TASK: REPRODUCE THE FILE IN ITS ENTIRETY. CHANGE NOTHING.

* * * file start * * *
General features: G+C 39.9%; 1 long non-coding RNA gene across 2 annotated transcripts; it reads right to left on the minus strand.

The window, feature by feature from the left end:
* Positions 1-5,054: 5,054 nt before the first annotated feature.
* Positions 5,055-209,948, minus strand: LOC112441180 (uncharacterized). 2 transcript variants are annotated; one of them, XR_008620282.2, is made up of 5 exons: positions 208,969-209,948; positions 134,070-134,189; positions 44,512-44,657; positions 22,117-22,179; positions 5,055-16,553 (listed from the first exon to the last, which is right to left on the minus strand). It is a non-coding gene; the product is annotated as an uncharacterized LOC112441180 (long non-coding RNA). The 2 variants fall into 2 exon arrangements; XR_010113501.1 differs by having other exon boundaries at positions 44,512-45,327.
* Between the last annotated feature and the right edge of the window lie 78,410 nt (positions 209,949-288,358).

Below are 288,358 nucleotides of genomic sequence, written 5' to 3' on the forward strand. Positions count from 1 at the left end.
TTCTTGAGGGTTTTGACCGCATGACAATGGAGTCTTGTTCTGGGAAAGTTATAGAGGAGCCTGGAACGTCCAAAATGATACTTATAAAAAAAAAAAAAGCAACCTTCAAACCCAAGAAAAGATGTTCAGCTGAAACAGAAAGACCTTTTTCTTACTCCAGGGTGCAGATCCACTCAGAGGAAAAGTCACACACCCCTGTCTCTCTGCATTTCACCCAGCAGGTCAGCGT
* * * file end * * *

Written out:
General features: G+C 39.9%; 1 long non-coding RNA gene across 2 annotated transcripts; it reads right to left on the minus strand.

The window, feature by feature from the left end:
* Positions 1-5,054: 5,054 nt before the first annotated feature.
* Positions 5,055-209,948, minus strand: LOC112441180 (uncharacterized). 2 transcript variants are annotated; one of them, XR_008620282.2, is made up of 5 exons: positions 208,969-209,948; positions 134,070-134,189; positions 44,512-44,657; positions 22,117-22,179; positions 5,055-16,553 (listed from the first exon to the last, which is right to left on the minus strand). It is a non-coding gene; the product is annotated as an uncharacterized LOC112441180 (long non-coding RNA). The 2 variants fall into 2 exon arrangements; XR_010113501.1 differs by having other exon boundaries at positions 44,512-45,327.
* Between the last annotated feature and the right edge of the window lie 78,410 nt (positions 209,949-288,358).

Below are 288,358 nucleotides of genomic sequence, written 5' to 3' on the forward strand. Positions count from 1 at the left end.
TTCTTGAGGGTTTTGACCGCATGACAATGGAGTCTTGTTCTGGGAAAGTTATAGAGGAGCCTGGAACGTCCAAAATGATACTTATAAAAAAAAAAAAAGCAACCTTCAAACCCAAGAAAAGATGTTCAGCTGAAACAGAAAGACCTTTTTCTTACTCCAGGGTGCAGATCCACTCAGAGGAAAAGTCACACACCCCTGTCTCTCTGCATTTCACCCAGCAGGTCAGCGT